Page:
I have made decisions that I look back on and wonder why I made that choice. If I am completely honest with myself, it can be traced back to the fact that my priorities were not in the right order. When we see our mistakes we have to be very careful not to assign blame to someone else. This week, I have been reading through the story of Jacob stealing Esau's blessing and have explored Jacob's deception; however, today I want to focus a little on Esau's reaction. Please read Genesis 27:30-40.
Before getting too harsh on Esau, we have to admit that this would have been a horrible turn of events. This was a family of great faith and they believed that the blessing a father gave to his children was binding and would be fulfilled by God. When reading through the blessing, it seemed to be prophetic in nature as well. It is very obvious that Isaac was very upset when he realized what had happened, yet he also seemed to accept that God allowed it to happen. I wonder if this is because he remembered what God had told Rebekah so many years before; the older would serve the younger. This is because when Isaac does give Esau a "blessing," he makes reference to the fact that he would serve his brother. But it is interesting because there is also a clause put in place that he would eventually break free from his brother's yoke. Tomorrow, we will look at the beginning of the yoke Esau bears.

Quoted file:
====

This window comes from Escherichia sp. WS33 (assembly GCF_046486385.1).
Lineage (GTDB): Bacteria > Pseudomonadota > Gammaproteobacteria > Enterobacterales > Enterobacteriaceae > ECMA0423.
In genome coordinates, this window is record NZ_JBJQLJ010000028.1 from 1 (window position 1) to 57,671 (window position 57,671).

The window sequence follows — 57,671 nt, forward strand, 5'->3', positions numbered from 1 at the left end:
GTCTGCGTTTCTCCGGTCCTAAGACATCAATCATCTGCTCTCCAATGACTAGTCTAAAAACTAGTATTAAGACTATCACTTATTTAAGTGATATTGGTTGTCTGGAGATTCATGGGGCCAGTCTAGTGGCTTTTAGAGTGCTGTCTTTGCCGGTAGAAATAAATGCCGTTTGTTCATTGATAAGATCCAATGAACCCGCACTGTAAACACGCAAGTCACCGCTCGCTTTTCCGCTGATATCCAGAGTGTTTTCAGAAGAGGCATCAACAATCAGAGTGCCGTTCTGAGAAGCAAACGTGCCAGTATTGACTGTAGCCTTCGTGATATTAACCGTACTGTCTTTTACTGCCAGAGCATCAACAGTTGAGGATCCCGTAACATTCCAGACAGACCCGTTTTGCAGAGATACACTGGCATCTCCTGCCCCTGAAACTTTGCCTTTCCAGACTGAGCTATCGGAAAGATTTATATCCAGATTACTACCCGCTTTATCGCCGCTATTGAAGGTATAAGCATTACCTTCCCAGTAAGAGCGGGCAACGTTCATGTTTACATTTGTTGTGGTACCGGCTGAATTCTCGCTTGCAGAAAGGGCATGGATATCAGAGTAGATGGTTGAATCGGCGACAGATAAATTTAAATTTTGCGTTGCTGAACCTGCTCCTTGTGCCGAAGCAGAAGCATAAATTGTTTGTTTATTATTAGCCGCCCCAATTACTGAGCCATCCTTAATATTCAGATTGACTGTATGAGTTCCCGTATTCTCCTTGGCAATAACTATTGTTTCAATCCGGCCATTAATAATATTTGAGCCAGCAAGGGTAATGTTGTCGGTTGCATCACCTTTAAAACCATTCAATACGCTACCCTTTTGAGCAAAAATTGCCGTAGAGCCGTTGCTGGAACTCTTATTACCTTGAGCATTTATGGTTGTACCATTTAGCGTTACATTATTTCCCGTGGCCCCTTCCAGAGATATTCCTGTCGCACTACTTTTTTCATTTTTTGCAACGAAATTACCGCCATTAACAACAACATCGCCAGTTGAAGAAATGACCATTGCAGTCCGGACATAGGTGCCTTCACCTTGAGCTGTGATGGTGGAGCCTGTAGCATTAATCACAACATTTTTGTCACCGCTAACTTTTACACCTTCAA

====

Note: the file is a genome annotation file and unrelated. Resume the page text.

One thing that really caught my attention was the fact that Esau blames his brother for all that has gone wrong. He was right that Jacob stole his blessing; however, notice in verse 36 that he claims that Jacob took his birthright as well. When reading through that story in Genesis 25, that is not exactly the way it played out. Genesis 25:33 tells us that Esau sold his birthright to Jacob for some stew. Jacob was being underhanded the way he asked Esau to give him his birthright, but the fact remains that Esau agreed to it. Even though Esau was very hungry after being on a hunt, I find it hard to believe that there was no other food around that he could have had to help with his hunger. But there are other clues in the life of Esau where he had made decisions that had already shown that his priorities were a little out of place. He had married two Hittite women, even though he had probably heard the story of his ancestors many times over. I'm sure at some point in his life (he was forty when he got married) that he had heard how careful Abraham was to make sure that Isaac didn't marry a local woman.
It is so important that we accept responsibility for making decisions based on our priorities being out of place! The mistakes I have made happened when I put my own desires in front of God's and in order to learn from that, I need to accept that reality. The wonderful thing is the gift of grace we are promised through Christ; we are forgiven when we accept and believe that Jesus is our Lord.
What priority is your decision making based on?
This post is linked with iFellowship Blog Hop and Word Filled Wednesday.